Black History Month Pledge To Dream
William Jackson, M.Ed.
This blog was written while listening to:
”God Favors Me”, by Hezekia Walker
Proverbs Chapter 19:20 KJV
“Hear counsel and receive instruction that thou
mayest be wise in thy latter end (years).”
The 50’s, 60’s and 70’s were tumultuous times
in American/African American history with
socio-political, socio-cultural and socio-economic
events that affected African Americans and changed
the thinking of many Americans both Black and Whites.
The laws of Jim Crow and segregationist of the past
still affect our racial and cultural interaction and
future expectations in our society for racial equality
Someone had a Dream to change the way of thinking
from segregation and racial prejudice to cultural unity
and national equality. Those born in the eighties and
after were probably never exposed to direct affronts
of racism; generation (50’s/60’s/70’s) and the
generations before do remember and bear the scars.
Those scars are emotional and psychological that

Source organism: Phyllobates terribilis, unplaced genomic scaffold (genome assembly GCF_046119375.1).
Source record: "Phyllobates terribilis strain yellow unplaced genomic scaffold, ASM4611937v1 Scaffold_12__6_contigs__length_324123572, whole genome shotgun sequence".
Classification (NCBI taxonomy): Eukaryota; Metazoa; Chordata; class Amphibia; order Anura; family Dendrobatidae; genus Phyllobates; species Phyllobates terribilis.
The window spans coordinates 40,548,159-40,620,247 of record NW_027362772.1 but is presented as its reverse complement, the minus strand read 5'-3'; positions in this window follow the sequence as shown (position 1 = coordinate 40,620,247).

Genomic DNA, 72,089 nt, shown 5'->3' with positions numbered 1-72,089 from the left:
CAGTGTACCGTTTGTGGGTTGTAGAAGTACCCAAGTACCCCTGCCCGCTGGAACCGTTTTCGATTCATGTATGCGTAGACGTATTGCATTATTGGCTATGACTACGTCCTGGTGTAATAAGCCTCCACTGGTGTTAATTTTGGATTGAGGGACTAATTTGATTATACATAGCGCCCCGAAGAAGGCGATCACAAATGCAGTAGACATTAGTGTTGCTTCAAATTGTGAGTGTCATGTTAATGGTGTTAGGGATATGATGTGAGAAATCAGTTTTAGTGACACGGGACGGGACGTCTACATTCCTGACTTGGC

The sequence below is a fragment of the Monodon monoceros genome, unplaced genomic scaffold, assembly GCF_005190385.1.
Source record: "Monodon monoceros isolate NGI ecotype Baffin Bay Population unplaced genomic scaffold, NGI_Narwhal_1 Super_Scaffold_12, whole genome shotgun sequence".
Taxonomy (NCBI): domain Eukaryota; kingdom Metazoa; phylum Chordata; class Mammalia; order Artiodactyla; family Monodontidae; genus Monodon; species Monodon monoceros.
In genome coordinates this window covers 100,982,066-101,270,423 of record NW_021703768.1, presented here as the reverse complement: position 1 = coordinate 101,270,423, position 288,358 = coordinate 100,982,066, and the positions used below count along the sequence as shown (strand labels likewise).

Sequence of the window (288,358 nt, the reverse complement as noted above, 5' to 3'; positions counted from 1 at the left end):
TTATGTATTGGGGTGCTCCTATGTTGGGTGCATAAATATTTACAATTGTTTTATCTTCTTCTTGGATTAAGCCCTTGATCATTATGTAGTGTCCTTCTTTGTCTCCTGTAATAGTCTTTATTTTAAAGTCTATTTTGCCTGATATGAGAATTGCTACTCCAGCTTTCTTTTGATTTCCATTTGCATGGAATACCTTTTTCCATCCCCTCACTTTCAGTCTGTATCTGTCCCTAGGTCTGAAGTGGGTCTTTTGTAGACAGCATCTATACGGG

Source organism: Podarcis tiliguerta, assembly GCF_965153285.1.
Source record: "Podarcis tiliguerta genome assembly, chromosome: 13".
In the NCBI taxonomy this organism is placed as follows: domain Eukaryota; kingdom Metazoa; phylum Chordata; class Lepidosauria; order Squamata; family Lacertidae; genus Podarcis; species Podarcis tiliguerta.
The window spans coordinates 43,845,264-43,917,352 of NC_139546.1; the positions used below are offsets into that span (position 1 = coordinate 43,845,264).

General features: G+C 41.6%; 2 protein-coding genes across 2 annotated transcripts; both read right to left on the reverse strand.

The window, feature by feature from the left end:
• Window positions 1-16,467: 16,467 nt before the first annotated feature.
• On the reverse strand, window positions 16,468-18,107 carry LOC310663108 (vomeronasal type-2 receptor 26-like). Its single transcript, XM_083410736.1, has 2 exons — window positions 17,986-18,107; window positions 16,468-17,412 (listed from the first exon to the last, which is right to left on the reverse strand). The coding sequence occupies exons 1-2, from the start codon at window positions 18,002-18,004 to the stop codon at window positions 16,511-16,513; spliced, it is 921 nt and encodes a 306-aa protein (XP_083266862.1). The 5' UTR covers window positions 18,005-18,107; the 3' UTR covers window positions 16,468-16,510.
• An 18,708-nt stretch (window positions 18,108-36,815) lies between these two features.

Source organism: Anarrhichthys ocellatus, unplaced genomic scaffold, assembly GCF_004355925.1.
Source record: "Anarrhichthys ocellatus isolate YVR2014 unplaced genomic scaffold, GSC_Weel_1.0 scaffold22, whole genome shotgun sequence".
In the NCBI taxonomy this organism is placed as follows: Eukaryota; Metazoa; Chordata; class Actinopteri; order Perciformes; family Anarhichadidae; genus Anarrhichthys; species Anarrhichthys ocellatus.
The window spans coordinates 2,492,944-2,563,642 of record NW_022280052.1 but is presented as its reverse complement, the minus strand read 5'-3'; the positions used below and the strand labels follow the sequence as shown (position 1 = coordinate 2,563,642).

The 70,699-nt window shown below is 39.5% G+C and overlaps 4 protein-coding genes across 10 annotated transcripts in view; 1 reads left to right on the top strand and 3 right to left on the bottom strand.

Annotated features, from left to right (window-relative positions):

will be carried unto death. Some even have physical
scars from violence inflicted upon them. Those reading
this that participated in the “Movement” or
“Civil Rights Movement” remember and understand the
power of a Dream.
The acts of segregation, intimidation, violence,
racism and various forms of social degradation, that
were imposed upon minorities, regardless of
these those in the “Movement” were inspired by a Dream.
A Dream towards equality in education, political
equalization and employment, a Dream to equal rights
that are in the Constitution of the United States
that focused on social modification that would allow
for African Americans to be treated as Americans, to
be given an equal chance and equal opportunity in the
United States of America.
To be treated fairly and justly with no hint of
prejudice or bias.
“We hold these truths to be self evident that all
men are created equal.”
Declaration of Independence
These words rang true from a Dream and apply to all
men and women regardless of color, creed, race,
religion and age. Having a Dream and the courage to
follow it against supposedly insurmountable odds
takes prayer, passion and purpose. How many
dare say today we have such commitment to a cause?
Where are these traits in today’s youth, for the fight
for equality is still being fought. Where is the
commitment, where is the drive and where is the willing
to sacrifice? With that said many youth of today
need to refocus their direction to having a Dream that
does not involve instant self-gratification, but a
long term Dream of educational and career
success for themselves first, their families
and their culture.